Applied Evidence

Would your patient benefit from a monoclonal antibody?

Author and Disclosure Information

These unique agents may be the answer when other treatments fail or are intolerable for patients with asthma, atopic dermatitis, hyperlipidemia, osteoporosis, or migraine headaches.

PRACTICE RECOMMENDATIONS

› Consider anti-immunoglobulin E, anti-interleukin 5, or anti-interleukin 4/interleukin 13 for patients with moderate-to-severe asthma and type 2 airway inflammation. B

› Consider dupilumab for patients with moderate-to-severe atopic dermatitis (with or without topical corticosteroids), or when traditional oral therapies are inadequate or contraindicated. B

› Consider proprotein convertase subtilisin/kexin type 9 inhibitors for patients with heterozygous familial hypercholesterolemia or clinical atherosclerotic cardiovascular disease when maximally tolerated statins or ezetimibe have not lowered low-density lipoprotein cholesterol levels far enough. A

Strength of recommendation (SOR)

A Good-quality patient-oriented evidence
B Inconsistent or limited-quality patient-oriented evidence
C Consensus, usual practice, opinion, disease-oriented evidence, case series


 

References

Small-molecule drugs such as aspirin, albuterol, atorvastatin, and lisinopril are the backbone of disease management in family medicine.1 However, large-molecule biological drugs such as monoclonal antibodies (MAbs) are increasingly prescribed to treat common conditions. In the past decade, MAbs comprised 20% of all drug approvals by the US Food and Drug Administration (FDA), and today they represent more than half of drugs currently in development.2 Fifteen MAbs have been approved by the FDA over the past decade for asthma, atopic dermatitis (AD), hyperlipidemia, osteoporosis, and migraine prevention.3 This review details what makes MAbs unique and what you should know about them.

The uniqueness of monoclonal antibodies

MAbs are biologics, but not all biologics are MAbs—eg, adalimumab (Humira) is a MAb, but etanercept (Enbrel) is not. MAbs are therapeutic proteins made possible by hybridoma technology used to create an antibody with single specificity.4-6 Monoclonal antibodies differ from small-molecule drugs in structure, dosing, route of administration, manufacturing, metabolism, drug interactions, and elimination (TABLE 17-9).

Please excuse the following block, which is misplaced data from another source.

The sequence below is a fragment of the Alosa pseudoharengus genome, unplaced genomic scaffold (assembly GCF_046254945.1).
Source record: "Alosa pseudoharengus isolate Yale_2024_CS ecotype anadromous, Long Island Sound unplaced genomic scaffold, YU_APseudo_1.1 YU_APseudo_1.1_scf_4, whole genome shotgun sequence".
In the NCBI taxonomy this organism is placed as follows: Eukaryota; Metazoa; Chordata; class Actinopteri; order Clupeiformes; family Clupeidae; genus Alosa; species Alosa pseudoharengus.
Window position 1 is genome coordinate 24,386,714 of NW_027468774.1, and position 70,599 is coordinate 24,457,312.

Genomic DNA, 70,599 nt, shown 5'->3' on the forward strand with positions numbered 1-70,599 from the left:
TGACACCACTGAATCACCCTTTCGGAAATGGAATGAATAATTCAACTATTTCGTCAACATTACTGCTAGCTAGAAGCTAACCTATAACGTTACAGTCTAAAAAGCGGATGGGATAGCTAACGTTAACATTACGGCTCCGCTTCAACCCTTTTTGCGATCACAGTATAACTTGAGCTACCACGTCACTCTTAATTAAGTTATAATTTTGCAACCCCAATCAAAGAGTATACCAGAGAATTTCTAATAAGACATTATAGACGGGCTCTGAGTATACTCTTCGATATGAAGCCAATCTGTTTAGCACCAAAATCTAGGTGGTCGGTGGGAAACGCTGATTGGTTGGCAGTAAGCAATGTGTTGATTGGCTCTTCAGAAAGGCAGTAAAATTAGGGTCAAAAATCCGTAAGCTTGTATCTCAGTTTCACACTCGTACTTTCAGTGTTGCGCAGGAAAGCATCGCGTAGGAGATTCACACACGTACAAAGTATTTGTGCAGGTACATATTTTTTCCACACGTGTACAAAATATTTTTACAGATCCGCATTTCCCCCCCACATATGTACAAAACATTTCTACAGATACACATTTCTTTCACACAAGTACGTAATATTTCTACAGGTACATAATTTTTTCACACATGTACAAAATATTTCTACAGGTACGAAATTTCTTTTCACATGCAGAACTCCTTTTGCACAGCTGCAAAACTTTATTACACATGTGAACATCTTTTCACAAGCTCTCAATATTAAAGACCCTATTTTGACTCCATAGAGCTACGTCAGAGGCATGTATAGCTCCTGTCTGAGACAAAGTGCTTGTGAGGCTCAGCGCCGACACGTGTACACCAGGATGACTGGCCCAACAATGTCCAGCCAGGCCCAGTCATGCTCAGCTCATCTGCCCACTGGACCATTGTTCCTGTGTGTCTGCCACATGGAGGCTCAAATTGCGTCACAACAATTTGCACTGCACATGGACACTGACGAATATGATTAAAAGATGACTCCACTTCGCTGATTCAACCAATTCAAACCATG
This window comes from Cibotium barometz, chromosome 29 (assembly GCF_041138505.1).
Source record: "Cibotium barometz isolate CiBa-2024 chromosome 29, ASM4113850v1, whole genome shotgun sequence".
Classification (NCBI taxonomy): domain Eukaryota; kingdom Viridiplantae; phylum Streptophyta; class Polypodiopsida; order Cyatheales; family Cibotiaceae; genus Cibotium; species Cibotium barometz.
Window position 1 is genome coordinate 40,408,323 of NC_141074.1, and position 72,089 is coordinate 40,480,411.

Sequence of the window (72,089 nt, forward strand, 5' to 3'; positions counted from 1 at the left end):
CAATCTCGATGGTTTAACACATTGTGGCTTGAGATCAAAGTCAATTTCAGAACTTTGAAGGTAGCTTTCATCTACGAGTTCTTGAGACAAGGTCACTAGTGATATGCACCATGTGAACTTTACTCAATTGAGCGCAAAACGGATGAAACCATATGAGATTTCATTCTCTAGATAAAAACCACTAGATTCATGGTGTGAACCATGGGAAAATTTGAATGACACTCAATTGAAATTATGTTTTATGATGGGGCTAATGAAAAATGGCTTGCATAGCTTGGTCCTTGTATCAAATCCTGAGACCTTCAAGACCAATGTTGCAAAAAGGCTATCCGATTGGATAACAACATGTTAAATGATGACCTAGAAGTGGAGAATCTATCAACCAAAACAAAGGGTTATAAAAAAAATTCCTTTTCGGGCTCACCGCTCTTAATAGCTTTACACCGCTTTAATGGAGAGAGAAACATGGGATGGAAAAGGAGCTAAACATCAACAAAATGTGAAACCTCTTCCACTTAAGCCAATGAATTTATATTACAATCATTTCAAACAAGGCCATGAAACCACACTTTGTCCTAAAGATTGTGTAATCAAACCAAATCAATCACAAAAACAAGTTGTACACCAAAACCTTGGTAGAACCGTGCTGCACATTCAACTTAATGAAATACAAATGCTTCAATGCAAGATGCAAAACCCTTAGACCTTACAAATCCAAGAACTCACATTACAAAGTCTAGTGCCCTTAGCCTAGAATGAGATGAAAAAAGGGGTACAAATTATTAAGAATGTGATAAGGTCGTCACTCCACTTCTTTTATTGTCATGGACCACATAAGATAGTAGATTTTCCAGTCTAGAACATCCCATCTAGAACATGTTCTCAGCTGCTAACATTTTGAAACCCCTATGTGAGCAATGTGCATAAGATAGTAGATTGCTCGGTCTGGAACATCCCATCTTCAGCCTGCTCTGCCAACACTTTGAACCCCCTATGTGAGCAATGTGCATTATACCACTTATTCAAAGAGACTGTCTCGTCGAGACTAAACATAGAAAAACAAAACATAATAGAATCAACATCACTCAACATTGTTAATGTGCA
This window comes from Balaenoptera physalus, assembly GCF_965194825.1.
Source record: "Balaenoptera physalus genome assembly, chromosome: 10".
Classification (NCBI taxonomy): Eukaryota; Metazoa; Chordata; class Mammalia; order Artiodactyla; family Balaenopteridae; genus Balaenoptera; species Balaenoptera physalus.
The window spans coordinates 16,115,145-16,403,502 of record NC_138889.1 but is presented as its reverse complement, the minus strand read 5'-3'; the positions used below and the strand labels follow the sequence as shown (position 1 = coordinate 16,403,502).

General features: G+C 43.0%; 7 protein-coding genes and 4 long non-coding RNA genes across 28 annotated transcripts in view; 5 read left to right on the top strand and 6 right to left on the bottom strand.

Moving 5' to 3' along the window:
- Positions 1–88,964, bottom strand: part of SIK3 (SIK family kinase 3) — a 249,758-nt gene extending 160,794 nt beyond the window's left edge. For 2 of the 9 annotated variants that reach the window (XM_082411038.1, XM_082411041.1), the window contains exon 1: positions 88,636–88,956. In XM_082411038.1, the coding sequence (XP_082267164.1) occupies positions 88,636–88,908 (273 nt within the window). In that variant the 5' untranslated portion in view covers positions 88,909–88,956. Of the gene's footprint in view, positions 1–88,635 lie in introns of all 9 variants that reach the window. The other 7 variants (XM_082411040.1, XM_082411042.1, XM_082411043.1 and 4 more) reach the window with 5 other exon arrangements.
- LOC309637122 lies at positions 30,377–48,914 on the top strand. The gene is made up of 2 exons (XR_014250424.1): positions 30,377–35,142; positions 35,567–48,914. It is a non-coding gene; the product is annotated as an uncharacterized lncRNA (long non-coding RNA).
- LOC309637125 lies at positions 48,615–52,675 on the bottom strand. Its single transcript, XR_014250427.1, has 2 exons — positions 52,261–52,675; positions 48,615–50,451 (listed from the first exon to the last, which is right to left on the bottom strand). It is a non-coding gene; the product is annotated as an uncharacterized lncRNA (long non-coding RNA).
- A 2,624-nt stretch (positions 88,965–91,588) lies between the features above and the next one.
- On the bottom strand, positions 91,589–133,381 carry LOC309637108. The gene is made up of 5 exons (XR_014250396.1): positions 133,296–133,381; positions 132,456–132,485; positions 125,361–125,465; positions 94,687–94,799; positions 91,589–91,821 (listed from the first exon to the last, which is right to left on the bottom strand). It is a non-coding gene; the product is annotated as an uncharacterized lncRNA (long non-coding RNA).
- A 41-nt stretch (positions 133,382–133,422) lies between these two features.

Comparing small-molecule drugs and biologics used to treat asthma

MAbs can be classified as naked, “without any drug or radioactive material attached to them,” or conjugated, “joined to a chemotherapy drug, radioactive isotope, or toxin.”10 MAbs work in several ways, including competitively inhibiting ligand-­receptor binding, receptor blockade, or cell elimination from indirect immune system activities such as antibody-dependent cell-­mediated cytotoxicity.11,12

Monoclonal antibody uses in family medicine

Asthma

Several MAbs have been approved for use in severe asthma, including but not limited to: omalizumab (Xolair),13 mepolizumab (Nucala),9,14 and dupilumab (Dupixent).15All 3 agents can be self-administered subcutaneously (SC), depending on the clinician’s assessment. The Global Initiative for Asthma (GINA) guidelines recommend that, prior to considering MAb therapy for a patient who has asthma, clinicians should assess the patient’s inhaler technique and adherence, treat comorbidities such as gastroesophageal reflux disease, and modify triggering factors such as smoking or allergen exposure.16 In patients with severe asthma still uncontrolled after receiving high-dose inhaled corticosteroids (ICSs) or the lowest possible dose of oral corticosteroid (OCS), GINA recommends assessing for type 2 airway inflammation: blood eosinophils ≥ 150/μL, sputum eosinophils ≥ 2%, or evidence of allergen stimulation.16 If these factors are present, consider prescribing anti-immunoglobulin E (anti-IgE) (omalizumab), anti-interleukin-5 (anti-IL-5) (mepolizumab), or anti-IL-4/anti-IL-13 (dupilumab).16

Omalizumab is a humanized MAb that prevents IgE antibodies from binding to mast cells and basophils, thereby reducing inflammatory mediators.13 A systematic review found that, compared with placebo, omalizumab used in patients with inadequately controlled moderate-to-severe asthma led to significantly fewer asthma exacerbations (absolute risk reduction [ARR], 16% vs 26%; odds ratio [OR] = 0.55; 95% CI, 0.42-0.60; number needed to treat [NNT] = 10) and fewer hospitalizations (ARR, 0.5% vs 3%; OR = 0.16; 95% CI, 0.06-0.42; NNT = 40).13

Significantly more patients in the omalizumab group were able to withdraw from, or reduce, the dose of ICS. GINA recommends omalizumab for patients with positive skin sensitization, total serum IgE ≥ 30 IU/mL, weight within 30 kg to 150 kg, history of childhood asthma and recent exacerbations, and blood eosinophils ≥ 260/mcL.16 Omalizumab is also approved for use in chronic spontaneous urticaria and nasal polyps.

Mepolizumab is a humanized MAb that inhibits IL-5, effectively blocking the growth, differentiation, recruitment, activation, and survival of eosinophils.14 Mepolizumab was studied in patients with frequent exacerbations while already taking high-dose ICSs. The mean rate of clinically consequential exacerbations was significantly reduced with mepolizumab compared with placebo (0.83 vs 1.74; P < .001).17 This translates to about 1 less moderate-to-severe asthma exacerbation per year per person.

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